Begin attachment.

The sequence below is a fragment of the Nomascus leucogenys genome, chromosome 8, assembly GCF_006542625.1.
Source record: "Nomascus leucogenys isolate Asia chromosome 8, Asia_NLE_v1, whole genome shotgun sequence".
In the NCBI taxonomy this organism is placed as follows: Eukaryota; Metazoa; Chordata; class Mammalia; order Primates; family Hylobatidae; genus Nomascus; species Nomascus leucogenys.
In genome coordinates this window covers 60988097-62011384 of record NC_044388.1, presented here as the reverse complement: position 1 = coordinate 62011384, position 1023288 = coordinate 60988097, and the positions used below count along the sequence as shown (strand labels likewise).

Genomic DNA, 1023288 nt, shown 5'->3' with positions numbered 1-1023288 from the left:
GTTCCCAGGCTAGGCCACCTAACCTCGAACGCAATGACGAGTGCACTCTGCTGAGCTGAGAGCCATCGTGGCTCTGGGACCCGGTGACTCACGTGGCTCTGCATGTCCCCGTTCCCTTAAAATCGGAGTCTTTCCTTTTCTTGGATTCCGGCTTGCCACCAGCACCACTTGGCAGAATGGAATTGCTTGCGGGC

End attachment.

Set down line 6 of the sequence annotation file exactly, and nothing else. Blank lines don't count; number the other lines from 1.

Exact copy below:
GTTCCCAGGCTAGGCCACCTAACCTCGAACGCAATGACGAGTGCACTCTGCTGAGCTGAGAGCCATCGTGGCTCTGGGACCCGGTGACTCACGTGGCTCTGCATGTCCCCGTTCCCTTAAAATCGGAGTCTTTCCTTTTCTTGGATTCCGGCTTGCCACCAGCACCACTTGGCAGAATGGAATTGCTTGCGGGC